Definition of Return on Investment (ROI):« Back to Glossary Index
Do you want to understand where to deploy your business resources to give the best return? Do you want to be able to evidence and track your investment decisions? If you’re answering yes to these questions, understanding return on investment (ROI) will be important for you. Let’s explore further.
Overview: What is return on investment (ROI)?
In its simplest form, return on investment (ROI) is a commonly used business metric to help us understand the financial return we can expect based upon our investment. It is sometimes referred to as profit ratio and is typically quoted as a percentage. Mathematically, it is expressed as:
((financial gain or loss – total cost) / total cost)) x 100
A positive ROI indicates a financial gain, a negative ROI a financial loss. The level of ROI is highly dependent upon a number of factors, including industry sector, maturity of product or service, and appetite for risk.
Crucially, ROI is independent of time period, so care needs to be taken when reviewing and comparing ROI data and the underpinning assumptions. Two projects both with 30% ROI are potentially very different investment decisions when considering a 2 or 5 year calculation period. When generating an ROI calculation, a business needs a clear and thorough understanding of all associated costs and projected financial gain (or loss). To help with this task, it’s useful to understand and explore the meaning of tangible benefits and intangible benefits.
2 benefits and 1 drawback of ROI
Often, there are numerous reasons we might consider investing resources, and using ROI can be helpful to justify and evidence investment decisions. Let’s explore some benefits and drawbacks of ROI.
1. It’s a well-known and well-used business metric
Whether you’re in charge of a multimillion-dollar capital investment project or a new start-up marketing campaign, the ROI metric is equally applicable to help stakeholders make their investment decision.
2. It’s relatively easy to calculate
Doing the math is relatively easy, but confidence in the projected ROI typically requires a verified cost model and a thorough understanding of the expected financial gain (or loss).
3. It only tells you about financial health
It can be tempting to only consider high-ROI projects, products, or services but remember this does not necessarily account for all of a project’s impacts. This is especially true for socio-environmental improvements, those intangible benefits that may not have a direct financial gain.
Why is ROI important to understand?
By using ROI, we have an accepted metric that helps a business grow with robust financial decisions that underpin growth.
It provides investor confidence
A carefully researched and calculated ROI forecast that is plausible and deliverable inspires investor confidence.
It provides feedback on financial health
Managing the expectations of stakeholders and investors is important. ROI calculations and forecasts are useful tools for evidencing business financial health.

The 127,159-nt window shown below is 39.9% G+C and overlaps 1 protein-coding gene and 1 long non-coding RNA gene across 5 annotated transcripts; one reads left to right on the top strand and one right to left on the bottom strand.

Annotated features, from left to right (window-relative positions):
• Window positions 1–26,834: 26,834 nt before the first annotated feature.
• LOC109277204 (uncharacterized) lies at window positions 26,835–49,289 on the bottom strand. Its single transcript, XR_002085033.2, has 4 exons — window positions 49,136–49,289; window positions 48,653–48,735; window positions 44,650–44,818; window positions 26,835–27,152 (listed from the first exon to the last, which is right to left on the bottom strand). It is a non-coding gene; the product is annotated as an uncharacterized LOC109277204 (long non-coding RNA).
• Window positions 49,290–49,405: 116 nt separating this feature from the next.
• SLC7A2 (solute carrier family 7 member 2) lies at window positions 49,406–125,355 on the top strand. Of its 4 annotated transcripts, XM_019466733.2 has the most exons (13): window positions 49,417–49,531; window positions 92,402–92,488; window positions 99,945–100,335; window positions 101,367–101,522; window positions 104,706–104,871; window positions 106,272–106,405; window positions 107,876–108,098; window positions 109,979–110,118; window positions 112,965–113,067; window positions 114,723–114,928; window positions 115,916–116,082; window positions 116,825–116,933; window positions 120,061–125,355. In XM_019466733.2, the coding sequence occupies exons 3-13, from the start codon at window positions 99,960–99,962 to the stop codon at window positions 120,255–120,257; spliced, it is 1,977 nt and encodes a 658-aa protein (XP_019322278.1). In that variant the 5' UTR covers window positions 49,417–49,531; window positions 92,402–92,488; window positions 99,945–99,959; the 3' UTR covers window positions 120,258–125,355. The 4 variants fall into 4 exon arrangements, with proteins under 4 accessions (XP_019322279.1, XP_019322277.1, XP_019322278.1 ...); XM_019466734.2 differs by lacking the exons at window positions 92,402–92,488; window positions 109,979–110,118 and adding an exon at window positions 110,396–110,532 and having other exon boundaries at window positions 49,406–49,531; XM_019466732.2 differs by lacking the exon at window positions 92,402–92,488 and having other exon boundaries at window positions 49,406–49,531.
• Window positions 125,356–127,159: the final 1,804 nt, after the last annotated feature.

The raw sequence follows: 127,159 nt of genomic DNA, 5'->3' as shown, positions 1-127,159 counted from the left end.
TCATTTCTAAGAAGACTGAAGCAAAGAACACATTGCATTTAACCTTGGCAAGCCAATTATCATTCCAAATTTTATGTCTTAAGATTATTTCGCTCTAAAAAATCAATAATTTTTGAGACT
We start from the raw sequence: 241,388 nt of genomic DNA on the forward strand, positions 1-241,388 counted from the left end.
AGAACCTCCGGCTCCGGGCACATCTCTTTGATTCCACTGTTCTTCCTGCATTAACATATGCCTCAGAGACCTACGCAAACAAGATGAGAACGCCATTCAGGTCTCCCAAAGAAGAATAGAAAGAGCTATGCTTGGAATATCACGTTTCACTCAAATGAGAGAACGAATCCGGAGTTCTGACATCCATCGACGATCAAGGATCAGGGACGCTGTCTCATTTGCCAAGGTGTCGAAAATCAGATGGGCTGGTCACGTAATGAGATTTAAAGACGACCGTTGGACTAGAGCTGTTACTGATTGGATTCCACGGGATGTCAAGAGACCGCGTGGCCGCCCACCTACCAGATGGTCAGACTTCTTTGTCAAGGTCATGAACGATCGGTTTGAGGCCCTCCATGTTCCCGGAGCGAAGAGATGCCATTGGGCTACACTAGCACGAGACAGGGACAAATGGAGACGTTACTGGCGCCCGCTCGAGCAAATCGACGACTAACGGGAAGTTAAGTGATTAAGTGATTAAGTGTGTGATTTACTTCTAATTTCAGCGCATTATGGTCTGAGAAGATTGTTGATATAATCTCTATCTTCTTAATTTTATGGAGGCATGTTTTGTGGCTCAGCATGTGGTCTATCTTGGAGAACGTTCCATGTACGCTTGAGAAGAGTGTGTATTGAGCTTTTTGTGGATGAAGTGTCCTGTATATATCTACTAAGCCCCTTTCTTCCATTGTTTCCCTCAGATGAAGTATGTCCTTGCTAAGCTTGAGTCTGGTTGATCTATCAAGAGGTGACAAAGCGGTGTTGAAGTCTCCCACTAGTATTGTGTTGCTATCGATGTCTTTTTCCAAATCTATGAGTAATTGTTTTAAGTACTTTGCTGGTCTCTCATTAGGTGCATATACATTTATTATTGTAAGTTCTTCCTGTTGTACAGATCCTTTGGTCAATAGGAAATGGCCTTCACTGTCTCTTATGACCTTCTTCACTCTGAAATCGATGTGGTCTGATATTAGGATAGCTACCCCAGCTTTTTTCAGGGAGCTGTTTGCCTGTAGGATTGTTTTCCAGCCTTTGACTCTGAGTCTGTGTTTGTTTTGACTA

It provides support for future business investment
If we have realistic ROI forecasts that actually deliver, we are far more likely to gain the trust and confidence of key stakeholders for future business investment.
An industry example of ROI
A global automaker wanted to develop a new research and development centre to take advantage of local expertise supporting the European market. A cross-functional team investigated the potential for investment in a bespoke technical centre. Due to the complexity and capital investment required, a formal ROI was requested.
The team analysed all associated costs and options from complete new build to repurpose of existing infrastructure, including legal and conveyancing costs, utilities, insurance, personnel, and fit out. Business gains were assessed with inclusion of costs saved from reduction of outsourced work and agency staff.
The ROI period was set at 20 years and included offsets for asset depreciation. The project was forecast at a positive ROI at 7 years and 5% at 20 years, highlighting the challenge of such high-capital investment projects.
The investment was secured, and the technical centre opened in 2018.
3 best practices when thinking about ROI
We should be diligent and transparent when calculating and presenting ROI values. Let’s explore three best practices to consider.
1. Choose your timeline carefully
When we calculate and quote an ROI, this can be for the lifetime of the asset, the duration of the investment, or some other defined time period. These can vary hugely and must be clearly defined.
2. Capture all of your costs
Accurate ROI calculation needs all of your costs to be included — both direct and indirect. Often, things like staff hiring and staff training for example are missed out.
3. Consider the non-financial returns
Your investment may yield improved customer satisfaction or maybe improved employee retention, which could have no dollar value assigned but is complementary to your financial ROI.
Frequently Asked Questions (FAQ) about ROI
1. What is a bad ROI?
Usually an ROI that is zero or negative will be determined as a bad ROI, but there may be exceptions depending upon your industry sector, maturity of product or service, and appetite for risk.
2. How do you calculate ROI?
The formula for ROI expressed as % = ((financial gain or loss – total cost) / total cost)) x 100
3. Why is my ROI so low?
There could be many reasons why an ROI is low, the two most common being poor cost control and immaturity in forecasting financial gain.
A final thought on ROI
Generating ROI calculations and forecasts can initially be a daunting prospect. However, a methodical approach to cost and financial gain calculations coupled with good financial discipline can help win investment utilising realistic and carefully considered ROI numbers.« Back to Dictionary Index